Video Games 2014


5. Destiny (dev. Bungie): 2014 saw a number of dopey, half-hearted attempts at triple-A franchises. Watch Dogs is a mess of contradictory mechanics, boring itself before the two-hour mark; Eidos Montreal scuttled its Thief reboot with an overworld that was a chore to navigate and dull enemy AI. New entries in Wolfenstein and Call of Duty existed. Yay. Destiny was a marginal breath of fresh air, and that’s in spite of itself. Bungie’s galactic histrionics aside, the game is simply an efficient shooter. Halo‘s easy-to-learn controls mapped onto a string of same-y gunfights. The way kills come fast and littered with rewards recalls how WoW and Farmville prodded the brain’s pleasure centers, as does the commitment-free utilitarianism of co-op. Players can gather and disperse based on mutual need, blow off tension between battles with goofy dance-offs, and, if they like each other enough, become a Fireteam and raid the forces of Darkness. It only scratches around interesting ideas about collectives and camaraderie, forever in service to a ridiculously thin plot, but at least this was big-budget gaming by people who knew what they were doing.


4. South Park: The Stick of Truth (dev. Obsidian): At its best (i.e. when not recycling gags from the television show or other games which joke about gaming tropes), Stick of Truth is vicious. Gaming represented as an endless war, fought by psychotically indifferent boys over a piece of wood. Parker and Stone’s kids have the excuse of being grade-schoolers, at least, staving off the boredom of small town living by indulging their imaginations. Frequently, the boys deploy mundane items to simulate both the mechanics and visual language of turn-based, fantasy RPGs, including Stan using a laser pointer to summon his canine companion, Sparky. This celebration of childlike play presents some small redemption for the lampooned, otherwise-toxic culture represented by finding the original joy gamers cling to.

3. The Consuming Shadow (dev. Ben Croshaw): Wandering around darkened corridors, fending off monsters and madness with weak swats and piss-poor aiming while trying to find out which god is trying to turn earth into a void. Consuming Shadow is a game of incremental gains in a Sisyphean task. Protagonists can and will die several times over, the only hope that at least enough experience is gained for the reborn self to pick up some useful tricks.


2. This War of Mine (dev. 11-bit Studios): Oregon Trail goes to Bosnia. Though heavy-handed with its moral choices (going so far as having characters praise players for choosing to help neighbors), there’s still a desperate, by-any-means quality to This War of Mine. Supplies dwindle quickly, if they aren’t outright stolen. Since you can only send out a scavenger (and only one) at night, days are spent fortifying the home and constructing amenities. Lacking the resources to do so can mean sitting around bored, waiting for nightfall or an infrequent visitor to trade with. When one of your housemates is fallen severely ill, and you haven’t had medicine (or the ability to make medicine) for days, looting becomes terribly enticing. More so if you can reach a location occupied by unarmed civilians, struggling as much to survive as you are. 11-bit Studios cultivate this cycle of scarcity, boredom, fear, violence, and atrocity, victims and victimizers as interchangeable as the two sides battling around them.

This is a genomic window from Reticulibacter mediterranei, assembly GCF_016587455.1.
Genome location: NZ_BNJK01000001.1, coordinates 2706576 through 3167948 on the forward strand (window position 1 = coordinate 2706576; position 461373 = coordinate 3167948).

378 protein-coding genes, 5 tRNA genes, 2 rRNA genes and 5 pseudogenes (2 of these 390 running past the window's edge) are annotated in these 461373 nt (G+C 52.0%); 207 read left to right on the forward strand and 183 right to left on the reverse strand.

1. Alien: Isolation (dev. The Creative Assembly): This is, tonally, aesthetically, the total opposite of something like Destiny. Punishing, frustrating, often nerve-wracking, with an obsessive Alien likely to hang outside your hiding spot until either you give away your location or you attempt to bolt in desperation, Isolation refuses to reward the pleasure centers at all. What the two games have in common is focus: Bungie made a pure shooter, Creative Assembly made a pure survival game. Weapons come in handy, but Amanda Ripley is better off if her player doesn’t try to make her into Master Chief, since the Alien is unkillable and desires her above all the other prey aboard Sevastopol. Humans are equally likely to be a threat, sense and community having broken down along with the station’s equipment. Better to crawl around, slide under desks or gurneys, throw out distractions, then wait for an opening. This is the feeling of being alone, in an environment hostile to your very presence and hunted by something that aims to violate and/or murder you. Keep your wits about.